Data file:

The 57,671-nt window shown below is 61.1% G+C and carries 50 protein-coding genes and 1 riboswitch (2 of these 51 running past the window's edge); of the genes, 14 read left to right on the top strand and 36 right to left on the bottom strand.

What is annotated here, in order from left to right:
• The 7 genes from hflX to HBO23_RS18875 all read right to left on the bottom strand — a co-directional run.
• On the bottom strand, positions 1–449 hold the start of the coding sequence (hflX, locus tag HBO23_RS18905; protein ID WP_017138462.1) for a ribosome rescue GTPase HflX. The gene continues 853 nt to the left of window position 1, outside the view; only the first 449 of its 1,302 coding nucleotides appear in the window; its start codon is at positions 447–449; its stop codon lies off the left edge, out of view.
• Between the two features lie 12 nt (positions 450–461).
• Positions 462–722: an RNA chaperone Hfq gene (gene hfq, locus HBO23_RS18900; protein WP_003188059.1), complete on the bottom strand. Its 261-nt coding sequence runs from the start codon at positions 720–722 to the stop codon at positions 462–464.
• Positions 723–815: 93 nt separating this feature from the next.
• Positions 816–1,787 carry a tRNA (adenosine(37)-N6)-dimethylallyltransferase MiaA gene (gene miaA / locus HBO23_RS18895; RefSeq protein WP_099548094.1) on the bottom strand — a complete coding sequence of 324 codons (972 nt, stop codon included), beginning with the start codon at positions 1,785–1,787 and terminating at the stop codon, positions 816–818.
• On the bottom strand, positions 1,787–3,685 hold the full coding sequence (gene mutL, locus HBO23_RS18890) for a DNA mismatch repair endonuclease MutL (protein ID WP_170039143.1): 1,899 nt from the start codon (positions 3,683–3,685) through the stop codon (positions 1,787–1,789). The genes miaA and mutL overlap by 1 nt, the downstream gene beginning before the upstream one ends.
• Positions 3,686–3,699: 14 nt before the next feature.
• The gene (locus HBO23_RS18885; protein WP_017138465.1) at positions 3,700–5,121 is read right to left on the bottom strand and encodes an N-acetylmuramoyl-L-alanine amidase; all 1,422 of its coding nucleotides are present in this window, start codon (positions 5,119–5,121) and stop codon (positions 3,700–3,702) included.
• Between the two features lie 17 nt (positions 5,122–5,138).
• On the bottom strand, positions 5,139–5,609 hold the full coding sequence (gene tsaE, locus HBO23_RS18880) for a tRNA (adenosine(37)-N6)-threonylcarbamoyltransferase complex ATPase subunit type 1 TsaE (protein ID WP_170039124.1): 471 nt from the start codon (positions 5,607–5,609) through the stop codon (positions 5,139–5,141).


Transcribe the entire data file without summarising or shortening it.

The 57,671-nt window shown below is 61.1% G+C and carries 50 protein-coding genes and 1 riboswitch (2 of these 51 running past the window's edge); of the genes, 14 read left to right on the top strand and 36 right to left on the bottom strand.

What is annotated here, in order from left to right:
• The 7 genes from hflX to HBO23_RS18875 all read right to left on the bottom strand — a co-directional run.
• On the bottom strand, positions 1–449 hold the start of the coding sequence (hflX, locus tag HBO23_RS18905; protein ID WP_017138462.1) for a ribosome rescue GTPase HflX. The gene continues 853 nt to the left of window position 1, outside the view; only the first 449 of its 1,302 coding nucleotides appear in the window; its start codon is at positions 447–449; its stop codon lies off the left edge, out of view.
• Between the two features lie 12 nt (positions 450–461).
• Positions 462–722: an RNA chaperone Hfq gene (gene hfq, locus HBO23_RS18900; protein WP_003188059.1), complete on the bottom strand. Its 261-nt coding sequence runs from the start codon at positions 720–722 to the stop codon at positions 462–464.
• Positions 723–815: 93 nt separating this feature from the next.
• Positions 816–1,787 carry a tRNA (adenosine(37)-N6)-dimethylallyltransferase MiaA gene (gene miaA / locus HBO23_RS18895; RefSeq protein WP_099548094.1) on the bottom strand — a complete coding sequence of 324 codons (972 nt, stop codon included), beginning with the start codon at positions 1,785–1,787 and terminating at the stop codon, positions 816–818.
• On the bottom strand, positions 1,787–3,685 hold the full coding sequence (gene mutL, locus HBO23_RS18890) for a DNA mismatch repair endonuclease MutL (protein ID WP_170039143.1): 1,899 nt from the start codon (positions 3,683–3,685) through the stop codon (positions 1,787–1,789). The genes miaA and mutL overlap by 1 nt, the downstream gene beginning before the upstream one ends.
• Positions 3,686–3,699: 14 nt before the next feature.
• The gene (locus HBO23_RS18885; protein WP_017138465.1) at positions 3,700–5,121 is read right to left on the bottom strand and encodes an N-acetylmuramoyl-L-alanine amidase; all 1,422 of its coding nucleotides are present in this window, start codon (positions 5,119–5,121) and stop codon (positions 3,700–3,702) included.
• Between the two features lie 17 nt (positions 5,122–5,138).
• On the bottom strand, positions 5,139–5,609 hold the full coding sequence (gene tsaE, locus HBO23_RS18880) for a tRNA (adenosine(37)-N6)-threonylcarbamoyltransferase complex ATPase subunit type 1 TsaE (protein ID WP_170039124.1): 471 nt from the start codon (positions 5,607–5,609) through the stop codon (positions 5,139–5,141).